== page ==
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Nepean High School hosts its own Battle of the Books

By Bella Crysler – 

This semester at Nepean High School, Ms. Claudette Phillips and her grade 12 World Issues class have organized their very own Battle of the Books, based on the CBC’s Canada Reads campaign. 

“What we’ve done is chosen six books that we think are topical books right now that address some of the issues in the world and in Canada as well,” says Ms. Phillips. Students in the class have chosen a novel from the list, curated by Ms. Phillips and Nepean’s new librarian, Ms. Cathy MacKechnie, they are reading, discussing, debating, and eventually campaigning for the one they think deserves to win the battle.

Nepean High School’s new librarian, Ms. Cathy MacKechnie, and World Issues teacher Ms. Claudette Phillips. Photo by Bella Crysler

The six books are:

  • Six Months in Sudan: A Young Doctor in a War-Torn Village by James Maskalyk
  • The Right to be Cold: One Woman’s Story of Protecting Her Culture, the Arctic and the Whole Planet, by Sheila Watt-Cloutier
  • The Trouble with Islam Today: A Muslim’s Call for Reform in Her Faith, by Irshad Manji
  • Seven Fallen Feathers: Racism, Death, and Hard Truths in a Northern City, by Tanya Talaga
  • War, Guns and Votes: Democracy in Dangerous Places, by Paul Collier
  • A House in the Sky, by Amanda Lindhout and Sarah Corbett

World Issues is a geography-based course with a focus on social issues, economic issues, and geopolitical issues. The topics learned about in class vary year-to-year depending on what is happening in the world. Class time is also spent discussing possible solutions to world issues.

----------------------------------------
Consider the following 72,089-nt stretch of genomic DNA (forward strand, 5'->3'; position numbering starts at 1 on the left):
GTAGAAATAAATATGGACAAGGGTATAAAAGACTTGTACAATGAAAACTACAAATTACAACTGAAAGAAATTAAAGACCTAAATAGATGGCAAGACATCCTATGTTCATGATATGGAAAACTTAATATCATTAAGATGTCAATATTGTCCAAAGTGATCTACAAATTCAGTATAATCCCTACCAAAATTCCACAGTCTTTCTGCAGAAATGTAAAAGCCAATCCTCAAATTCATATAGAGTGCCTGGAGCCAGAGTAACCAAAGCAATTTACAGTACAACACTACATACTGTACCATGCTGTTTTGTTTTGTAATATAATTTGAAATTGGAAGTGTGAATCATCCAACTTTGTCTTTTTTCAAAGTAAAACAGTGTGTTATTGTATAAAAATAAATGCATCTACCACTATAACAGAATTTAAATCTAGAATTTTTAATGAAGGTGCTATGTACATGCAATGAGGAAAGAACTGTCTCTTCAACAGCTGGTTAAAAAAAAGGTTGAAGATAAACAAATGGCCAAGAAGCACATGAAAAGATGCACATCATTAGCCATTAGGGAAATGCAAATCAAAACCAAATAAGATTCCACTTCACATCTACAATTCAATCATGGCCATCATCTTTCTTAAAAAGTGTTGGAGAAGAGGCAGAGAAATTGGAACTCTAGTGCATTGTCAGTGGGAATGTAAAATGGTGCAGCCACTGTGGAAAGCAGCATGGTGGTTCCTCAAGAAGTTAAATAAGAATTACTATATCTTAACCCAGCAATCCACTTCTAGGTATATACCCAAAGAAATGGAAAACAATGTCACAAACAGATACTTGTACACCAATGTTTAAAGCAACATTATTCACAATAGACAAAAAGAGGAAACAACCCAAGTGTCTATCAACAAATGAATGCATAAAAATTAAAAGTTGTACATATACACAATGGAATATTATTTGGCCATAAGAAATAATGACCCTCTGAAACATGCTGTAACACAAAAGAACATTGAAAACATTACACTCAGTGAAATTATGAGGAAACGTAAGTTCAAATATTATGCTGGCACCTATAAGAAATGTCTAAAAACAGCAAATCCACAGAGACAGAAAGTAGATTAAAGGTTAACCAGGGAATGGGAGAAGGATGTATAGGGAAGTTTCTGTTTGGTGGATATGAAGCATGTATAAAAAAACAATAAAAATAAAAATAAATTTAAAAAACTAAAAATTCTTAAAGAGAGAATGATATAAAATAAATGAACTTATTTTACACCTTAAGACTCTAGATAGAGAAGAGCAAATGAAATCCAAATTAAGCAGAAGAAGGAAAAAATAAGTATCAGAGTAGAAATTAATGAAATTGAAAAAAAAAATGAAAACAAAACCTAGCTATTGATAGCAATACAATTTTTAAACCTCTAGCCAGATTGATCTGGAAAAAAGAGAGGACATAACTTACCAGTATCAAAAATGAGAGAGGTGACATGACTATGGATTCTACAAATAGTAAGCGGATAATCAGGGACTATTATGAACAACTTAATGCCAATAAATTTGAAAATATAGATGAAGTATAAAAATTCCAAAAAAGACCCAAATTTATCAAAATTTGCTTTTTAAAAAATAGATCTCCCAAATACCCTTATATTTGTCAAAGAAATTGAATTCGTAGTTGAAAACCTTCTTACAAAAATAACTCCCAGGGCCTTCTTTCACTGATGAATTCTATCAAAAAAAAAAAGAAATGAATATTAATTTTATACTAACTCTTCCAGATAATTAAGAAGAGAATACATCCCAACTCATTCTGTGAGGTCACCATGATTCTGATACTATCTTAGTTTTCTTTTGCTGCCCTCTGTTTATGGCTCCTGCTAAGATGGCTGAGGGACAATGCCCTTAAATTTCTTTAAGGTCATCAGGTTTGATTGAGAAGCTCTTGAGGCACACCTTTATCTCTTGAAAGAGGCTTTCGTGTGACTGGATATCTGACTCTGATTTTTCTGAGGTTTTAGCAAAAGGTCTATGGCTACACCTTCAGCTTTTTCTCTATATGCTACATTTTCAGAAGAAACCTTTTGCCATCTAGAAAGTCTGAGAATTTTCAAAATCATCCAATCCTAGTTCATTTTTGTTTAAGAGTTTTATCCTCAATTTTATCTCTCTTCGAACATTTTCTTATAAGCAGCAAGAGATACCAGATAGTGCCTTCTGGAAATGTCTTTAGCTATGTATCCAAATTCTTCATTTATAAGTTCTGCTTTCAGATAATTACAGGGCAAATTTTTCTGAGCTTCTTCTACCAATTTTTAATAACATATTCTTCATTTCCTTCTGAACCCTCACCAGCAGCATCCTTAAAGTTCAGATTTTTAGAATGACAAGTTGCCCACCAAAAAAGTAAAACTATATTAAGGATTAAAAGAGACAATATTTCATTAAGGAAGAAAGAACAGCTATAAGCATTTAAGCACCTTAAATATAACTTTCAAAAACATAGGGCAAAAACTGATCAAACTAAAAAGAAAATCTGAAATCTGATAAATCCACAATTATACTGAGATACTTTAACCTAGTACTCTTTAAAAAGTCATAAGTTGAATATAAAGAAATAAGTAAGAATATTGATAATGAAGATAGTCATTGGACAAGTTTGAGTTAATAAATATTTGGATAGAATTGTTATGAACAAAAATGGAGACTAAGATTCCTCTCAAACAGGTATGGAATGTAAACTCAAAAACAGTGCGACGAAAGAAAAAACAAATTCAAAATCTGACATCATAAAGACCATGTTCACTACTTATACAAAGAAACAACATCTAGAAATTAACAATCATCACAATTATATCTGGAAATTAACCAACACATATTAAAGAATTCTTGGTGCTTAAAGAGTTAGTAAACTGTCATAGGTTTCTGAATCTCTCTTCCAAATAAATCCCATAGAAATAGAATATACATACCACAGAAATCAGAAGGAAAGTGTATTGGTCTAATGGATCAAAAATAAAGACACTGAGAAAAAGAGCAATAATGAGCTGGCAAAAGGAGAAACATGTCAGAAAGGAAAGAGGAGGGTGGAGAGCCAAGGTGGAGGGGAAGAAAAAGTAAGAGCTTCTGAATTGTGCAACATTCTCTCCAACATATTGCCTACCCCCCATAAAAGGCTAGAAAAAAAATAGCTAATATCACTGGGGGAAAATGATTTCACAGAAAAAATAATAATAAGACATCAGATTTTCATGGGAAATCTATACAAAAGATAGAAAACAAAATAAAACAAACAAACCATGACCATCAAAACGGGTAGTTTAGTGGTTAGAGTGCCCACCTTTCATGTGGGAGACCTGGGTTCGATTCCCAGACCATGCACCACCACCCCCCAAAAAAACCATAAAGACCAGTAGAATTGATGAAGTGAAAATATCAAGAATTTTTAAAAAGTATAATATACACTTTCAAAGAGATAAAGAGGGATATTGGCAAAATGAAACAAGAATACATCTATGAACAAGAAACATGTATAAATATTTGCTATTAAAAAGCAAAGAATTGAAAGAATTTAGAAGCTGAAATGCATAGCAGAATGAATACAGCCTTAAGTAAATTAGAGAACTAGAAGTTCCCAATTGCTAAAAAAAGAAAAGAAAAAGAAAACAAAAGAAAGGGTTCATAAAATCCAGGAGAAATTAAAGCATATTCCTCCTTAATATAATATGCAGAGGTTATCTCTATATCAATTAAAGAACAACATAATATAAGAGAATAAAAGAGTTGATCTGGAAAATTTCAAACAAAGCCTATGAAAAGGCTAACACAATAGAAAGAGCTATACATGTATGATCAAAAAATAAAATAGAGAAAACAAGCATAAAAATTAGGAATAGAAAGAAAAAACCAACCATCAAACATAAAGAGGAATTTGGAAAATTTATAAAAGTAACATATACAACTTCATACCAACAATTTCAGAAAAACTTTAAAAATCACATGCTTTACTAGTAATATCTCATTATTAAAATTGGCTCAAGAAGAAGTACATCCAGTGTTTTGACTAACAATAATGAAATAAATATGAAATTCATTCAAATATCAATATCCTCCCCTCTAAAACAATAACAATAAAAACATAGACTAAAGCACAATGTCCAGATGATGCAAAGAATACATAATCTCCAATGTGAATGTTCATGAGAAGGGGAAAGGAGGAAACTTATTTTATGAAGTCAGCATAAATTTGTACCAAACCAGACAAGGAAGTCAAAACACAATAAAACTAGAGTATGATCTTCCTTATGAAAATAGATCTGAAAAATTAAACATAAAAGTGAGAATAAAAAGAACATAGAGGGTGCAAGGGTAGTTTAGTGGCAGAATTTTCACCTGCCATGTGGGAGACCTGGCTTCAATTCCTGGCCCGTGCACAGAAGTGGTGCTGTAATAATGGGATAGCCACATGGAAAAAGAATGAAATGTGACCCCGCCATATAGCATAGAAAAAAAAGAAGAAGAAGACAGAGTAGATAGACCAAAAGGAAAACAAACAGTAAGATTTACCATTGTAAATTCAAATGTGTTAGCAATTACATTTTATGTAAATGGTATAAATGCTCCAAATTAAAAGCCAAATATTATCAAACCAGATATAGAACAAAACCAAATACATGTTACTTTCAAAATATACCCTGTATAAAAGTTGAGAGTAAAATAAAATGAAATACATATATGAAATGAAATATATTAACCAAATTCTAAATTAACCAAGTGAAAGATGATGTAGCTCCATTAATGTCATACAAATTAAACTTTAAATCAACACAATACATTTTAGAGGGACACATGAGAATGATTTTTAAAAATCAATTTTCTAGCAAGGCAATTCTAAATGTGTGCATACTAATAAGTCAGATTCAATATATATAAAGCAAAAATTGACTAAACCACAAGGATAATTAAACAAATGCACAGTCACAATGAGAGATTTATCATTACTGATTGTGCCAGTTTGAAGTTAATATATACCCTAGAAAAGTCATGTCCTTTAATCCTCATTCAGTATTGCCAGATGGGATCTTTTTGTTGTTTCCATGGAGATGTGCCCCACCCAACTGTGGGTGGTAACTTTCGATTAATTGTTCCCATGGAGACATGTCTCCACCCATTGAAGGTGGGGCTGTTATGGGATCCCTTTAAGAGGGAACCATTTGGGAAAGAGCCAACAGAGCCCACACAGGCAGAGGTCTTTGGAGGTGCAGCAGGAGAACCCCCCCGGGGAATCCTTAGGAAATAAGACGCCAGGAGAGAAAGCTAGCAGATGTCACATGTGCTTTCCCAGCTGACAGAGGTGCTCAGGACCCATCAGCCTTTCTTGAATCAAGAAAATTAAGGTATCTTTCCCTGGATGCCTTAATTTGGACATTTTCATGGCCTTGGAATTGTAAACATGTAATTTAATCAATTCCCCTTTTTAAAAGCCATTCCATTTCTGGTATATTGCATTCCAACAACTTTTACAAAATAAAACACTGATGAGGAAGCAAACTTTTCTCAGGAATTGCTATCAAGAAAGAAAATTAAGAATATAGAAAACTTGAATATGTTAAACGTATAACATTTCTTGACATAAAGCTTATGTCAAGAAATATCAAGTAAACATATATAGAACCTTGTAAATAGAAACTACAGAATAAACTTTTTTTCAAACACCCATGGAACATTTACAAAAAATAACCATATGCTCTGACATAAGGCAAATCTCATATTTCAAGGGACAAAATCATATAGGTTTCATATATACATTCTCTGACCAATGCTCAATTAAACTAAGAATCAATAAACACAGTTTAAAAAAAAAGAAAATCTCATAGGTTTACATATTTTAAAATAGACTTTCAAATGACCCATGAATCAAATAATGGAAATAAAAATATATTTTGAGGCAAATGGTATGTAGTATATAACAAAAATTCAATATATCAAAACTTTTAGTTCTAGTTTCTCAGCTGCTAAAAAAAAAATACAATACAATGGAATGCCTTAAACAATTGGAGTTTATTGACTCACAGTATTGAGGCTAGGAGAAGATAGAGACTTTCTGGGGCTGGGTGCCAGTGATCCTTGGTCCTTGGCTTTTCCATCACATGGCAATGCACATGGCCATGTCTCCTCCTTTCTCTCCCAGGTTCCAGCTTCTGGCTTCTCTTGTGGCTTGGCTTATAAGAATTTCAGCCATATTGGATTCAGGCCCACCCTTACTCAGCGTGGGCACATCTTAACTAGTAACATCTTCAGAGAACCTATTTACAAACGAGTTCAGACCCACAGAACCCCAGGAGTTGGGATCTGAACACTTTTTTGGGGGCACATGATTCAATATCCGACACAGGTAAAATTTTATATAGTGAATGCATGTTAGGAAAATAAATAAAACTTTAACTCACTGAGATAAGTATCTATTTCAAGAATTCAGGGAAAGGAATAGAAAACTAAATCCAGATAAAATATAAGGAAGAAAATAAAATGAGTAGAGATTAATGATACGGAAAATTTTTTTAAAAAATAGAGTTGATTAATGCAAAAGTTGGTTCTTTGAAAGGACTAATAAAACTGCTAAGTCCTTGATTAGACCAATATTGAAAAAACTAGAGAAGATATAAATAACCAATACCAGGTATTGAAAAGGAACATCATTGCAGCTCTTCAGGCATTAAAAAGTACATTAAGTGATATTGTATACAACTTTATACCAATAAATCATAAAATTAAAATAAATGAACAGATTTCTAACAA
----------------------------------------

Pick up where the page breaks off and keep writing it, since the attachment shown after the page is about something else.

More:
“We are looking for students to recognize, not that the world is this awful and depressing place, but what things can they do to make change,” says Ms. Phillips. 

Ms. Phillips is personally a fan of Canada Reads and is excited about the class project.

“My biggest take away from this is the enthusiasm for reading and the enthusiasm for debate, as well as engaging in discussion about world issues from a perspective of what people are saying and what books are out there,” she says.

Anna Mercier, Molly Goodman, and Ella Jackson-Cappuccino are among the Nepean HS students who are reading, discussing, debating, and campaigning for the book they think deserves to win the Battle of the Books. Photo by Bella Crysler

Students are also enthusiastic about the project and the books they have chosen. “I’m pretty excited to learn about my book, which is about how more poor and corrupt countries get that way and how they can kind of get out of the cycle and become maybe an economic power or at least a safer country with better human rights,” says Nepean student, Rowan Jackson–Cappuccino.

Nepean student Anna Mercier says one of the most challenging aspects of the assignment will be presenting their book to classmates and campaigning for the one they think should win. “Getting up in front of 60 students to battle out the books will be pretty nerve racking,” she says.

Ms. MacKechnie, is enthusiastic about her role in the Battle of the Books. 

“I’m brand new to the school so I’m excited to collaborate with the World Issues class and bring back these book clubs,” says Ms. MacKechnie. “I think it’s important to do these books clubs in classes other than English.”

It will be exciting to see which book reigns victorious when the student debates and campaigns are complete. Want to read along? All of the books on the list are available at Nepean’s school library and at the Ottawa Public Library. 

Bella Crysler is a grade 12 student at Nepean High School.

 

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